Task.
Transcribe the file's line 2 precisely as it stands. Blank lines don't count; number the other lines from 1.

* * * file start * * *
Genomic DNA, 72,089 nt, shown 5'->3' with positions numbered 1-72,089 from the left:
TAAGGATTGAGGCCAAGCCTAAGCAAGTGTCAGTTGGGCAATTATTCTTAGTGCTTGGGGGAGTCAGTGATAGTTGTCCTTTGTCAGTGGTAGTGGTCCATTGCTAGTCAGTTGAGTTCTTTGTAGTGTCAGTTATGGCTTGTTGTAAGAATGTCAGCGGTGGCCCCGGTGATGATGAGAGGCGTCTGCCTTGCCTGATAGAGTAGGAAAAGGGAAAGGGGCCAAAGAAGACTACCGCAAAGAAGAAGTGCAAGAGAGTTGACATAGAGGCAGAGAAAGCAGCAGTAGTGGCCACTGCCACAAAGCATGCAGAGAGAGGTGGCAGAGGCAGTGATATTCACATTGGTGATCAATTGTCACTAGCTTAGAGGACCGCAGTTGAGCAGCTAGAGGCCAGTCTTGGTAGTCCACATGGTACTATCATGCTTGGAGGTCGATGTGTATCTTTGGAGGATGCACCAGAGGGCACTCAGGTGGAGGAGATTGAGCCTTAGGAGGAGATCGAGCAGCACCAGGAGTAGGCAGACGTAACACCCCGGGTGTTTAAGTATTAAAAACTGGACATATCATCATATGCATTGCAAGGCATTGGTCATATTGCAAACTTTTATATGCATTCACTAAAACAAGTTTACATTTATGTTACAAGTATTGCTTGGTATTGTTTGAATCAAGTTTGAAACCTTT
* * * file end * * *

TAAGGATTGAGGCCAAGCCTAAGCAAGTGTCAGTTGGGCAATTATTCTTAGTGCTTGGGGGAGTCAGTGATAGTTGTCCTTTGTCAGTGGTAGTGGTCCATTGCTAGTCAGTTGAGTTCTTTGTAGTGTCAGTTATGGCTTGTTGTAAGAATGTCAGCGGTGGCCCCGGTGATGATGAGAGGCGTCTGCCTTGCCTGATAGAGTAGGAAAAGGGAAAGGGGCCAAAGAAGACTACCGCAAAGAAGAAGTGCAAGAGAGTTGACATAGAGGCAGAGAAAGCAGCAGTAGTGGCCACTGCCACAAAGCATGCAGAGAGAGGTGGCAGAGGCAGTGATATTCACATTGGTGATCAATTGTCACTAGCTTAGAGGACCGCAGTTGAGCAGCTAGAGGCCAGTCTTGGTAGTCCACATGGTACTATCATGCTTGGAGGTCGATGTGTATCTTTGGAGGATGCACCAGAGGGCACTCAGGTGGAGGAGATTGAGCCTTAGGAGGAGATCGAGCAGCACCAGGAGTAGGCAGACGTAACACCCCGGGTGTTTAAGTATTAAAAACTGGACATATCATCATATGCATTGCAAGGCATTGGTCATATTGCAAACTTTTATATGCATTCACTAAAACAAGTTTACATTTATGTTACAAGTATTGCTTGGTATTGTTTGAATCAAGTTTGAAACCTTT